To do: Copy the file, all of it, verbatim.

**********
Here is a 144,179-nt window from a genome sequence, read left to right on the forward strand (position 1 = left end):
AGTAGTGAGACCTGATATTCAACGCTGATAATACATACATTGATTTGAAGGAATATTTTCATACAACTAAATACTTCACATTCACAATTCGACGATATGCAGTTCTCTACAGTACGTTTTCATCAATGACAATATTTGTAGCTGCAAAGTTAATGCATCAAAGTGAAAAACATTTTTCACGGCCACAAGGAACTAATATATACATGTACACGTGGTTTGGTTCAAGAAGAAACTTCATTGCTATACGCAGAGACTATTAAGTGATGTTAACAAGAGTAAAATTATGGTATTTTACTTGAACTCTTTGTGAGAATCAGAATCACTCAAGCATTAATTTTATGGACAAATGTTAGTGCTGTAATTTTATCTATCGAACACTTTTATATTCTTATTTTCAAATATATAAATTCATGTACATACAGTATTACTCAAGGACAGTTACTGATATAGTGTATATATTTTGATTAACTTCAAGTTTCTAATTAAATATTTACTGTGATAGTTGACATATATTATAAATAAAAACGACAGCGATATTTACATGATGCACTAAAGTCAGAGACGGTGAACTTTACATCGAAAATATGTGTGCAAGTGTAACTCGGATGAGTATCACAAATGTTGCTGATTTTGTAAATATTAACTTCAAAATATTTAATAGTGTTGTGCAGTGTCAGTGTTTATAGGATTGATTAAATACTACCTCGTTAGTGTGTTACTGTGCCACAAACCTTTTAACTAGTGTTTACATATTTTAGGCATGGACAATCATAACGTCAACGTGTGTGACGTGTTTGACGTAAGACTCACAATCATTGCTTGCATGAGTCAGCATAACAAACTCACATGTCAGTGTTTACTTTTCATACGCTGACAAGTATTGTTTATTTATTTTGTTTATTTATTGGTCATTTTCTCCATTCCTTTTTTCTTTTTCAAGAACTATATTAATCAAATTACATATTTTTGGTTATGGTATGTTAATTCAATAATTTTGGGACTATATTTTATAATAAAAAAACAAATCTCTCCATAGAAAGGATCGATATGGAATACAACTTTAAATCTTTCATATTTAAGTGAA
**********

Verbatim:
Here is a 144,179-nt window from a genome sequence, read left to right on the forward strand (position 1 = left end):
AGTAGTGAGACCTGATATTCAACGCTGATAATACATACATTGATTTGAAGGAATATTTTCATACAACTAAATACTTCACATTCACAATTCGACGATATGCAGTTCTCTACAGTACGTTTTCATCAATGACAATATTTGTAGCTGCAAAGTTAATGCATCAAAGTGAAAAACATTTTTCACGGCCACAAGGAACTAATATATACATGTACACGTGGTTTGGTTCAAGAAGAAACTTCATTGCTATACGCAGAGACTATTAAGTGATGTTAACAAGAGTAAAATTATGGTATTTTACTTGAACTCTTTGTGAGAATCAGAATCACTCAAGCATTAATTTTATGGACAAATGTTAGTGCTGTAATTTTATCTATCGAACACTTTTATATTCTTATTTTCAAATATATAAATTCATGTACATACAGTATTACTCAAGGACAGTTACTGATATAGTGTATATATTTTGATTAACTTCAAGTTTCTAATTAAATATTTACTGTGATAGTTGACATATATTATAAATAAAAACGACAGCGATATTTACATGATGCACTAAAGTCAGAGACGGTGAACTTTACATCGAAAATATGTGTGCAAGTGTAACTCGGATGAGTATCACAAATGTTGCTGATTTTGTAAATATTAACTTCAAAATATTTAATAGTGTTGTGCAGTGTCAGTGTTTATAGGATTGATTAAATACTACCTCGTTAGTGTGTTACTGTGCCACAAACCTTTTAACTAGTGTTTACATATTTTAGGCATGGACAATCATAACGTCAACGTGTGTGACGTGTTTGACGTAAGACTCACAATCATTGCTTGCATGAGTCAGCATAACAAACTCACATGTCAGTGTTTACTTTTCATACGCTGACAAGTATTGTTTATTTATTTTGTTTATTTATTGGTCATTTTCTCCATTCCTTTTTTCTTTTTCAAGAACTATATTAATCAAATTACATATTTTTGGTTATGGTATGTTAATTCAATAATTTTGGGACTATATTTTATAATAAAAAAACAAATCTCTCCATAGAAAGGATCGATATGGAATACAACTTTAAATCTTTCATATTTAAGTGAA